Published On: Thu, Feb 6th, 2020

Spady Museum, Arts Garage Host Historic Florida’s African American ‘Highwaymen’ Painters for Black History Month

Boca Raton, FL – A handful of historic black painters who made a living peddling their landscape paintings up and down Florida’s highways out of the trunk of their cars, will return to the area this weekend for a two-day, pop-up exhibition, live painting demonstrations and a panel discussion. 

The self-taught artists, known as the Florida Highwaymen, will be at the Spady Cultural Heritage Museum’s Williams Cottage and the Arts Garage on Saturday and Sunday, Feb. 8 and 9.

They played an essential role in depicting the state’s landscape in the mid-20th century. 

“Living legends walk among us, and it is a privilege to be able to appreciate them while they are still here,” Charlene Farrington, director of the Spady Museum, said in a news release.

Saturday’s exhibit will feature their work at the Arts Garage and the Spady Cultural Heritage Museum’s Williams Cottage from 10 a.m. to 4 p.m.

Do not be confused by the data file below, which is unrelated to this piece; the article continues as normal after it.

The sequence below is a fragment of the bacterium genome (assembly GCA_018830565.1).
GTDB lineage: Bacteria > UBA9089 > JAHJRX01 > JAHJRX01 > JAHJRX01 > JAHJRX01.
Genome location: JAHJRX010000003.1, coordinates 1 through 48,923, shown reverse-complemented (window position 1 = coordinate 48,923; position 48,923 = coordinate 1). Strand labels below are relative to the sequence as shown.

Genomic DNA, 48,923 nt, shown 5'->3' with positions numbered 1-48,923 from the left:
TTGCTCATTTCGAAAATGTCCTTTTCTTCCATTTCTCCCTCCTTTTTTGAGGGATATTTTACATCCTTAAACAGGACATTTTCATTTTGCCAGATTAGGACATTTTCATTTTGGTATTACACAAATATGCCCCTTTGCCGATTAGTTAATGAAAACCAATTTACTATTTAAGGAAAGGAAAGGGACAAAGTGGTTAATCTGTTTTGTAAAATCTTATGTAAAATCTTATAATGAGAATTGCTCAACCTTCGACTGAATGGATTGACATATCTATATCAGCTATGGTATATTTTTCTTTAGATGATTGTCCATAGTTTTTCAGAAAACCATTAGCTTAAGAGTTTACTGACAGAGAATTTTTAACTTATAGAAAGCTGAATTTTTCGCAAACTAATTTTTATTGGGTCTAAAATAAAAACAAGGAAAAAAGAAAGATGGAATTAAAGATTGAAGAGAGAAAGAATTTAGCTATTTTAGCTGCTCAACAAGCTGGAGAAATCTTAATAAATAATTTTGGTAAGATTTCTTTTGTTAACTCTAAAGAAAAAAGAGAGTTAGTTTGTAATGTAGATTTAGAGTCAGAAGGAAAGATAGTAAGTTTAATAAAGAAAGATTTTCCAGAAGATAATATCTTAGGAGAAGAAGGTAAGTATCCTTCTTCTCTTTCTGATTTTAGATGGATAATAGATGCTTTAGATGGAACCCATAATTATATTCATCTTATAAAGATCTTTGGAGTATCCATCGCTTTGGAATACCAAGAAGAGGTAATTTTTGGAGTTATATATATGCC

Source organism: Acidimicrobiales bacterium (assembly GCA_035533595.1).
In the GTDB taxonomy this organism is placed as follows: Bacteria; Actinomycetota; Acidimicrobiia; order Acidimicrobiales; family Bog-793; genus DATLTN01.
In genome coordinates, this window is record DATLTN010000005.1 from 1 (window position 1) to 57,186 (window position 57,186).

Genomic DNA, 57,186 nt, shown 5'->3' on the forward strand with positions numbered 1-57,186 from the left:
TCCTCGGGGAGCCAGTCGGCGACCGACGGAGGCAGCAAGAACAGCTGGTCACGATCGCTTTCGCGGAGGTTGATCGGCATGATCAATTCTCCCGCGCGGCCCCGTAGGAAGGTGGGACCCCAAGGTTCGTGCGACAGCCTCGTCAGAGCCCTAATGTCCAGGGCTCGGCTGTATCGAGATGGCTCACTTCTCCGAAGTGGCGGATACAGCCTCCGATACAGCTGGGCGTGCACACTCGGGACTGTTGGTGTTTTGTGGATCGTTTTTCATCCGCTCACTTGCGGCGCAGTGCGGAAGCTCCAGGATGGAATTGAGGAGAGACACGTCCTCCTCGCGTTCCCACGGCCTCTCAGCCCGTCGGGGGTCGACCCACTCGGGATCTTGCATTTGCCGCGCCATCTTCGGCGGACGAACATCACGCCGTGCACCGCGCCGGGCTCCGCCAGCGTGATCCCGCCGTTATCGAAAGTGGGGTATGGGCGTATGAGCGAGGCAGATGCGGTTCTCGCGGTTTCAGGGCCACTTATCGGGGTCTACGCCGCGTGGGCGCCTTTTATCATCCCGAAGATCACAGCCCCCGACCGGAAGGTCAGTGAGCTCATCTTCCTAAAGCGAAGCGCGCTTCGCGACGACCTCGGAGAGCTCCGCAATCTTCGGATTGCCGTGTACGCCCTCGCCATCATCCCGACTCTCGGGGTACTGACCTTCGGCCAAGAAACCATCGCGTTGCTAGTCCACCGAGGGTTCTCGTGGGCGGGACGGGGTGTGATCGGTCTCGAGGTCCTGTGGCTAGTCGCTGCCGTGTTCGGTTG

There also will be live painting demonstrations at both locations from 1 to 2 p.m.  Issac Knight‘s work will be at the Arts Garage and  R.L. Lewis at The William’s Cottage.

Sunday’s exhibit will be from 10 a.m. to 4 p.m. at Arts Garage. 

There will be a reception from 2-3 p.m. and attendees can enjoy light bites and speak with the artists.

The group of 26 self-taught African American landscape painters (25 men and one woman ) were famous for their colorful scenes of palm trees blowing in the Florida breeze and the beautiful landscapes of rural Florida. Their style has been passed down to and re-imagined by modern-day African American painters.

From the 1950s through the ’70s, the Highwaymen produced more than 200,000 paintings of Florida’s diverse ecology – vivid scenes depicting fiery red sunsets over aquamarine bays or the Spanish moss-covered banyan trees stretching over the state’s backwater regions. 

Originally, the group sold paintings for $25 or $30 each to day-tripping tourists along U.S. Route 1 on Florida’s Atlantic Coast. They sold their paintings on the same day they were made to (predominantly white) business owners in the banks, motels, and laundromats of their native Fort Pierce, even as galleries turned them away.


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